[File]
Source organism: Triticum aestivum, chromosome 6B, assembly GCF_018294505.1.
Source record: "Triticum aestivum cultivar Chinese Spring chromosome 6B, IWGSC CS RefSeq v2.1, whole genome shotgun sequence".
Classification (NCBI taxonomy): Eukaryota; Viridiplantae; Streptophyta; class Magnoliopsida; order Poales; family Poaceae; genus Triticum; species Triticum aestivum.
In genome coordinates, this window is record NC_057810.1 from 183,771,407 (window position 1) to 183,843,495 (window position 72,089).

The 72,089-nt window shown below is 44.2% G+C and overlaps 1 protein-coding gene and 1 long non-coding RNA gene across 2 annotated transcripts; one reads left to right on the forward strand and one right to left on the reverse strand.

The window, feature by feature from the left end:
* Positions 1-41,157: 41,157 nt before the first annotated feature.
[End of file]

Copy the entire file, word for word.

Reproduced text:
Source organism: Triticum aestivum, chromosome 6B, assembly GCF_018294505.1.
Source record: "Triticum aestivum cultivar Chinese Spring chromosome 6B, IWGSC CS RefSeq v2.1, whole genome shotgun sequence".
Classification (NCBI taxonomy): Eukaryota; Viridiplantae; Streptophyta; class Magnoliopsida; order Poales; family Poaceae; genus Triticum; species Triticum aestivum.
In genome coordinates, this window is record NC_057810.1 from 183,771,407 (window position 1) to 183,843,495 (window position 72,089).

The 72,089-nt window shown below is 44.2% G+C and overlaps 1 protein-coding gene and 1 long non-coding RNA gene across 2 annotated transcripts; one reads left to right on the forward strand and one right to left on the reverse strand.

The window, feature by feature from the left end:
* Positions 1-41,157: 41,157 nt before the first annotated feature.